HOYLAKE, England — Two down, one to go. And for Justin Rose, it's the biggest one of all.
Rose heads into the British Open as probably the hottest player in golf after winning back-to-back titles for the first time in his career, at the Quicken Loans National at Congressional and the Scottish Open over the links at Royal Aberdeen.
Back at his career-high ranking of No. 3, he is playing as well as he ever has, and the experience of being a major champion — at the U.S. Open at Merion in 2013 — makes his case even more persuasive at Hoylake.
But he has failed to crack the top 10 at his home major since memorably finishing tied for fourth as a 17-year-old amateur in 1998, when he chipped in at the 18th at Birkdale. Rose missed the cut at three of the last four British Opens.
"Thousands of times I have won the Open Championship, in my mind," Rose said. "This is probably the one I've dreamed about the most."
For dreams to finally turn into a reality, Rose said he just has to stay in "the zone" and not get carried away with the expectations that predictably have been placed on him by a British public desperate for a triumph in an otherwise miserable sporting summer.
He doesn't think that will be a problem — and he puts that down to winning at Merion.
"If I had been coming off a couple of wins and not won a major championship, I would be thinking, 'Is this my opportunity to get it done?'" he said on Tuesday, appearing completely at home in his role as one of the big British Open favorites.
"It takes that little bit of pressure off me, the fact that it's been done. I have one under my belt. The monkey is off my back ... and I now have a model that works."
Putting problems were once Rose's weakness but if ever there was a demonstration to prove that is no longer an issue, it was on the front nine in the final round at the Scottish Open on Sunday.
Rose rolled in five birdies, from lengths varying from six to 25 feet, to pull away from the field and ease to his first victory in Europe in seven years. Playing partner Marc Warren said he watched on in awe.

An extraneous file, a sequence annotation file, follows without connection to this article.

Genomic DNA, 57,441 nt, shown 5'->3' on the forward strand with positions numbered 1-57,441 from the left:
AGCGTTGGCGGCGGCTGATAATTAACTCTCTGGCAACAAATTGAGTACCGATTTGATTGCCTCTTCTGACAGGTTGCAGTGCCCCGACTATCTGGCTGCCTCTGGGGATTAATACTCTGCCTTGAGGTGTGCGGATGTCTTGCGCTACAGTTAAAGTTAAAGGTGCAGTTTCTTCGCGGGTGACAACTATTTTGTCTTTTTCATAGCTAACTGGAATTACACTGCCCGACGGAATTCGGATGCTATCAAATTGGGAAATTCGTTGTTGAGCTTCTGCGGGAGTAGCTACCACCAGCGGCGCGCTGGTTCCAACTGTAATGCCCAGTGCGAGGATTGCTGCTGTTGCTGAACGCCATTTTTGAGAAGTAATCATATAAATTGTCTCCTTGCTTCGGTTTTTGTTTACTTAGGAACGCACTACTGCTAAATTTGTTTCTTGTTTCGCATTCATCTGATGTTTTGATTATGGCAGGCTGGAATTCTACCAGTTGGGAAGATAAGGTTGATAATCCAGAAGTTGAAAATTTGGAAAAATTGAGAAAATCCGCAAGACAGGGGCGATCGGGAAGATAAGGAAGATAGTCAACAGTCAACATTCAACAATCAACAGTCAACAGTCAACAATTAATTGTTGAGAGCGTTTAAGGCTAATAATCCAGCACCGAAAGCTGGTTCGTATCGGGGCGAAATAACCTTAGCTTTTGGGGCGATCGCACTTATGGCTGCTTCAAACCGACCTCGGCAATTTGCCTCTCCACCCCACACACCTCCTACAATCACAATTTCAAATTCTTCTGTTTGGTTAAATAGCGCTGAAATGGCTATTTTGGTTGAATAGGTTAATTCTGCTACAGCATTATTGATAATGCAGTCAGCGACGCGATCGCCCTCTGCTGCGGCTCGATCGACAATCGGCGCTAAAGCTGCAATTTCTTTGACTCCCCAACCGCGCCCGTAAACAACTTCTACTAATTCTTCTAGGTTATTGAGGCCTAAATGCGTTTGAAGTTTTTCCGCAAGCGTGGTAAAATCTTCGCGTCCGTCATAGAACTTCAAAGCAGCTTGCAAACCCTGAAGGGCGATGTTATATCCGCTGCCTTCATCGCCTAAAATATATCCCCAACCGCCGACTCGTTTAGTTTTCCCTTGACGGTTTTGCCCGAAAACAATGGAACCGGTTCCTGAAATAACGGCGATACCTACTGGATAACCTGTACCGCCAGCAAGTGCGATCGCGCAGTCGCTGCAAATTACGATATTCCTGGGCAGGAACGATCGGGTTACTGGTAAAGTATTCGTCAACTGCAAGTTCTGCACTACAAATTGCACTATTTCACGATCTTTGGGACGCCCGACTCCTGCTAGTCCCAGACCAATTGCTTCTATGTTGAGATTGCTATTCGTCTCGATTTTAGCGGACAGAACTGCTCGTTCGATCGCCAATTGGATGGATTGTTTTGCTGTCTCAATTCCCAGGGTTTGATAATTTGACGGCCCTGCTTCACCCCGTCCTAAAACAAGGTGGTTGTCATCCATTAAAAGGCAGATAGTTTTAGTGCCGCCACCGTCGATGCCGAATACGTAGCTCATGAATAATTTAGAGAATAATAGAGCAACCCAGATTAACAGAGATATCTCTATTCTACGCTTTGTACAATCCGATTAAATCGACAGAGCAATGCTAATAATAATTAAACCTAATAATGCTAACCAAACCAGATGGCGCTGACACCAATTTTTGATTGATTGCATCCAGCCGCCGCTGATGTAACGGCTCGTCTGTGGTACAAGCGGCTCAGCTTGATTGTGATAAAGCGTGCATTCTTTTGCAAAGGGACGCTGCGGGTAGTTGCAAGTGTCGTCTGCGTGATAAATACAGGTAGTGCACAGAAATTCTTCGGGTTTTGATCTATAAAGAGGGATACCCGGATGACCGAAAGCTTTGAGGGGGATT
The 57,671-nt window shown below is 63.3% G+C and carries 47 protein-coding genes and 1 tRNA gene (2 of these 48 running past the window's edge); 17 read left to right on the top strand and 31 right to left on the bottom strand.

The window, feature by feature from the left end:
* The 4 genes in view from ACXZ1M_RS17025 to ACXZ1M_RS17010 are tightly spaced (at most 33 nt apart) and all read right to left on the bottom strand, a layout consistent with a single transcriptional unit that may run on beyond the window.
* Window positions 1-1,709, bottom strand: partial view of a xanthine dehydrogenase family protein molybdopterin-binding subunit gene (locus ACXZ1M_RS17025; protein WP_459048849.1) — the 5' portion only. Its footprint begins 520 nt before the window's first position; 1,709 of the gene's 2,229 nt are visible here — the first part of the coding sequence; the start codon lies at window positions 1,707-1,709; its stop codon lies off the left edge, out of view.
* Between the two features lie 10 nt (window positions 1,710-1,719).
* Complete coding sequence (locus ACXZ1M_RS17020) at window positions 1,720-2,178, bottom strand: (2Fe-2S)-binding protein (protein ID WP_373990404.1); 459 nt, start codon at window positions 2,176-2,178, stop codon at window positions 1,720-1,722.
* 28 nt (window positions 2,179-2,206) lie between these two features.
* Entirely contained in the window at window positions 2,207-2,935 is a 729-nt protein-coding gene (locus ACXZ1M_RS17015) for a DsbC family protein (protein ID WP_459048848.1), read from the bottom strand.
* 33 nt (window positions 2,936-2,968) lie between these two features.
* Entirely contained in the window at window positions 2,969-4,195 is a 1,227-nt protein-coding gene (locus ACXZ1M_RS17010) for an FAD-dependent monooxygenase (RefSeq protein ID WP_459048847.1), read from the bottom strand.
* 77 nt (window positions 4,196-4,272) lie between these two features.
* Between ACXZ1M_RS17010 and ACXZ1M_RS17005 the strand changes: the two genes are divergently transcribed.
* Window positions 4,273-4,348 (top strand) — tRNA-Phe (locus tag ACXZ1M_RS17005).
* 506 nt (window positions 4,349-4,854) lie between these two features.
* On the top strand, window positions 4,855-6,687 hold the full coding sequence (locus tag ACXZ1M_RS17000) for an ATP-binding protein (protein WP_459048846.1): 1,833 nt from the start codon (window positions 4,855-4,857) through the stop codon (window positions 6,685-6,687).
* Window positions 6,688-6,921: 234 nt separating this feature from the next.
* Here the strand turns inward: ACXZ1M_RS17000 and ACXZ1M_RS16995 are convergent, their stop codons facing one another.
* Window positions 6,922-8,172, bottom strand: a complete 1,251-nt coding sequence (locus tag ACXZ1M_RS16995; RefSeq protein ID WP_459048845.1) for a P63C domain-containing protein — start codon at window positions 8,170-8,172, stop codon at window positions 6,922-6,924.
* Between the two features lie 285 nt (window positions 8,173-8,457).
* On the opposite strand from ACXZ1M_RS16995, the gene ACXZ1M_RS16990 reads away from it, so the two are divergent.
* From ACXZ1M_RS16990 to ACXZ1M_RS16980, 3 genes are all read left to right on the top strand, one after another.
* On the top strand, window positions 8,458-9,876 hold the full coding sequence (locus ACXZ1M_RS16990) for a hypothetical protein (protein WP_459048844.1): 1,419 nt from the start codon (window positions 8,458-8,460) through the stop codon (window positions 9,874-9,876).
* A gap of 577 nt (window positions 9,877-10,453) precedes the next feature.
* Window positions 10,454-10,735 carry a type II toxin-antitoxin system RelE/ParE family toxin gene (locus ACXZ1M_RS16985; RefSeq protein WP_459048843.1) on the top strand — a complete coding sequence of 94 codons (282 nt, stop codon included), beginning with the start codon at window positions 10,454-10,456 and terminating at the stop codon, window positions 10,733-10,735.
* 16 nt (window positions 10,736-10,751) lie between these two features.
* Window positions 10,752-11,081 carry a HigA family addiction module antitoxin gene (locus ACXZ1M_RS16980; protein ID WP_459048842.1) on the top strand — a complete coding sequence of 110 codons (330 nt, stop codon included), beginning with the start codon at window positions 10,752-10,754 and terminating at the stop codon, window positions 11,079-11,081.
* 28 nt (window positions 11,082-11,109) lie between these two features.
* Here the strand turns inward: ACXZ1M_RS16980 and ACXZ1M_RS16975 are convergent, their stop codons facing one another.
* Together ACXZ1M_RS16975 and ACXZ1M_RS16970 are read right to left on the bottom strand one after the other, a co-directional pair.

"Justin has always been a great ball striker," fellow Englishman Luke Donald said. "The only thing that has ever held him back is his putting, but he seems to be doing that a lot better now. He is a solid, solid player. World class."
Rose was in the French holiday resort of St. Tropez the last time the British Open was staged at Hoylake, in 2006, when Tiger Woods claimed his third and most recent claret jug. Rose had failed to qualify for the third year in a row and was struggling to live up his promise.
It means the build-up to Thursday's first round will be as much about familiarizing himself with the course than keeping his swing in shape.
Rose believes picking up shots on the par-fives will be one of the keys to success. But also just trusting the game that is closing him in on the No. 1 ranking.
"I was always trying to improve a part of my game to fit the golf course, where now I just build my strategy around what I'm good at," Rose said.
"I am assuming if I did win this week, I'd go to No. 1. I've always said, for me, I've always focused more on winning major championships than chasing No. 1. That's just a really nice by-product of your process."